Anthropomorphizing the Crucible (I/VII)

Posted on April 13, 2011 by Jenna

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[The Frog and the Thorn – CHAPTER ONE]

Liril knew Micah before he was born.

He was a light in her.

He was a thing she could taste. She could roll the knowledge of his existence around on her tongue. He was a potentiality inside her.


He was this shining voice inside her that told her that she could make things different. That she could make things better. That she could seize the bull of the world by its horns and ride it off into the stars. She could bend the monsters of the world to their knees, then to the ground, with the exertion of her will. She could shatter the earth beneath them and let them fall.

He was the wings of that promise inside her.

Then the monster walked up, and he stuck the Thorn That Does Not Kill in through the back of her neck, and as suddenly as that the light in her went out.

The sands dripped through the hourglass
And the hour of the wolf closed in at last
And life is sweet and the sun is high
But the flesh and the fire are born to die.

She was lost.

He was lost.

He fell from her world. He left her in grayness. He left her hollow in herself, missing the better portion of herself, and spitting out that last remaining bit of freedom in her, congealed into a stone.

“That wasn’t the right thing to do,” he told her later.


“If you’re lucky enough to be a person in the world,” he said, “you shouldn’t just spit it out. If you’d swallowed the stone then maybe you’d still be Liril.”

That might have been a hallucination.

It’s actually pretty difficult for her to keep track of whether she’s living in the part of her life where Micah has already been born, and is there beside her, holding her up, helping her, reminding her of her name, or the part where he’s been stripped away, where he’s gone, where there’s nothing but hallucinations and dreams and hopes that are like despairing.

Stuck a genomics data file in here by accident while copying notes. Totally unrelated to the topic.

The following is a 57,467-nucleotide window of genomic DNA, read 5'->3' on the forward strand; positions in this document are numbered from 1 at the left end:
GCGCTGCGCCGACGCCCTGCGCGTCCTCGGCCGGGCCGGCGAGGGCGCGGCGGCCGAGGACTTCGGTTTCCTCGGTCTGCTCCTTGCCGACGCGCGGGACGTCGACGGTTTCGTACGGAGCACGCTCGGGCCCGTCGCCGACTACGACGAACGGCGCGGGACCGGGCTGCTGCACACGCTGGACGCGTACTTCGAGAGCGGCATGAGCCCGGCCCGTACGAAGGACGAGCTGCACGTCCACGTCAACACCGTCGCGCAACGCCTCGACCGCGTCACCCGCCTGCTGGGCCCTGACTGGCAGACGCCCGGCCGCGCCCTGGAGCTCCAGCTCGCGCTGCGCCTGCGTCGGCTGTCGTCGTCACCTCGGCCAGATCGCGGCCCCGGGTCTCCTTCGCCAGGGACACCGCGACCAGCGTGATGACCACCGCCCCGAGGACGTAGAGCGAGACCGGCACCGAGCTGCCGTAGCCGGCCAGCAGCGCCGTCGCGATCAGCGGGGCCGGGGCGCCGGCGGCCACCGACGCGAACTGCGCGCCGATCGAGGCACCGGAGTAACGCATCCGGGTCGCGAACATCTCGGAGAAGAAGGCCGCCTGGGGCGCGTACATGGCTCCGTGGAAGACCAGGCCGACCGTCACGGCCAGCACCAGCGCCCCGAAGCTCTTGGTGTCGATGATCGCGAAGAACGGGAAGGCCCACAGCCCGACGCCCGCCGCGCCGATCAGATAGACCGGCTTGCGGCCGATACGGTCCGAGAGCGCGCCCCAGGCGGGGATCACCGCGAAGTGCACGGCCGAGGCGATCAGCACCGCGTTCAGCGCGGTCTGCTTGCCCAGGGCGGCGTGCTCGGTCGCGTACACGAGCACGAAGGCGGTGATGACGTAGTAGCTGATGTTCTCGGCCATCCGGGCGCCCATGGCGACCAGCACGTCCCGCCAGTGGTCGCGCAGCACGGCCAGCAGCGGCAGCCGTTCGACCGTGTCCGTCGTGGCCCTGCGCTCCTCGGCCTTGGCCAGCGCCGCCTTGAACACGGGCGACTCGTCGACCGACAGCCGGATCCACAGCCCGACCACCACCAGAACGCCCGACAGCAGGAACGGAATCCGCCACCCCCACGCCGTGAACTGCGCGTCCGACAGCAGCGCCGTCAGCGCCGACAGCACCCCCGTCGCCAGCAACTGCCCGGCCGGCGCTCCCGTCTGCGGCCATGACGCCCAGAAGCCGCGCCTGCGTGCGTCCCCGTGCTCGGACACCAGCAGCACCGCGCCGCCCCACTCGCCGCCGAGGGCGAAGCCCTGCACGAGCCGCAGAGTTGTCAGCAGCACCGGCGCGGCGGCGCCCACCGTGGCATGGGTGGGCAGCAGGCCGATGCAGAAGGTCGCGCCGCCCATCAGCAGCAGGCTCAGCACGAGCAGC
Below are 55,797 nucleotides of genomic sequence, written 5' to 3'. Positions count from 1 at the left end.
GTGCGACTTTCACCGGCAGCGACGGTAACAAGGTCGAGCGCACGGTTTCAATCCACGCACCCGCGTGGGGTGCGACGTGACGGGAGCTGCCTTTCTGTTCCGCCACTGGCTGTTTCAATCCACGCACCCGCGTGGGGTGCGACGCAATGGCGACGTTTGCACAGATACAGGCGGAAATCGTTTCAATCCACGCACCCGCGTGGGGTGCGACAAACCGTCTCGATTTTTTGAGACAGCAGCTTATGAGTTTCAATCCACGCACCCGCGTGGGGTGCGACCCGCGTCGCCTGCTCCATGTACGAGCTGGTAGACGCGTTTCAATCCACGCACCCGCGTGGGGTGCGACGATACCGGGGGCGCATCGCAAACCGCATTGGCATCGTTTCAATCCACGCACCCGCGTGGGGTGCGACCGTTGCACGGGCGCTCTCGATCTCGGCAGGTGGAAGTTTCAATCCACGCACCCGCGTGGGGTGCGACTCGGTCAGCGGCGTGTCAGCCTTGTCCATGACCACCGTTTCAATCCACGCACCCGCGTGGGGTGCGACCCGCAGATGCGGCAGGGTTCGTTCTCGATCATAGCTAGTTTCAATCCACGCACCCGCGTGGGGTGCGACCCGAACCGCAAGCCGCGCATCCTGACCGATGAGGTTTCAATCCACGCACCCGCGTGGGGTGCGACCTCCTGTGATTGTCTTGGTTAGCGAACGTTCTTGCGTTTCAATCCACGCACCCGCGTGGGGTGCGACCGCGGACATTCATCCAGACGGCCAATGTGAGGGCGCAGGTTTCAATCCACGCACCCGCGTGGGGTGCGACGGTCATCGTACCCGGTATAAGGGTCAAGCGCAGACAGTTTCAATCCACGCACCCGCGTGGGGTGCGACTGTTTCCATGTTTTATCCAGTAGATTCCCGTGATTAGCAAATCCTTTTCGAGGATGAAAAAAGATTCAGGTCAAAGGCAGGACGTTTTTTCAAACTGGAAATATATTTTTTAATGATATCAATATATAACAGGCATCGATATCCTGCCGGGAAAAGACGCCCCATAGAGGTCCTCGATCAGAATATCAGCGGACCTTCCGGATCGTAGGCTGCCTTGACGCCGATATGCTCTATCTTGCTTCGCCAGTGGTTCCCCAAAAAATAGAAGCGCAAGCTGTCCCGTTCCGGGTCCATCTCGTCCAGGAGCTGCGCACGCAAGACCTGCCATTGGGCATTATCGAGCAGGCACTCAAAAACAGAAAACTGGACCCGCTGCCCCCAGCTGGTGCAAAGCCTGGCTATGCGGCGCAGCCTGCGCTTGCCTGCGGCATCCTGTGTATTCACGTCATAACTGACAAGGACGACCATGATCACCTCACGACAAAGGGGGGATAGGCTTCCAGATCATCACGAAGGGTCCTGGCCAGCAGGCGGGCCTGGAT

It hurts her awfully to hope, in those times.

Losing Micah brings her the gift of timelessness. It’s not just the thing with Proteus. It’s the fact that once you lose your volition there isn’t really any need to force time into order.

“I can’t actually tell the future,” she explains, feverishly, to the monster. He’s not there, of course. She doesn’t try to talk to him when he’s actually there. She’s responding belatedly to the pressure he’d put on her to soothsay for him three weeks ago, or tomorrow, or at some other time. “It’s just that once I give up the notion of being able to affect things causality devolves to space.”

His eyes are angry. It makes her clutch her head and whimper. If he’d heard her he’d have hit her. He’d have said —

There isn’t actually any way for her to know.

She isn’t very good at counterfactuals if she doesn’t have Micah around. So she has to reason out, not what he would have said, but the potentialities in his eyes.

It is a lie, says a hypothetical line of reasoning, pulled from the monster’s ideology, to construct a self in Liril that is susceptible to impressions. She is not in any given time to receive information, nor in any other time to express it.

This is a false construct.

It is an unwarranted anthropomorphization of the crucible of gods.

It is too bad.

It is alluring; oh, if only if it were so!

To have given up experience instead of volition — to have lost Liril, instead of Micah — oh:

How good that would have been.

let’s try Wednesdays and Fridays for a bit, with Mondays going to Chibi-Ex.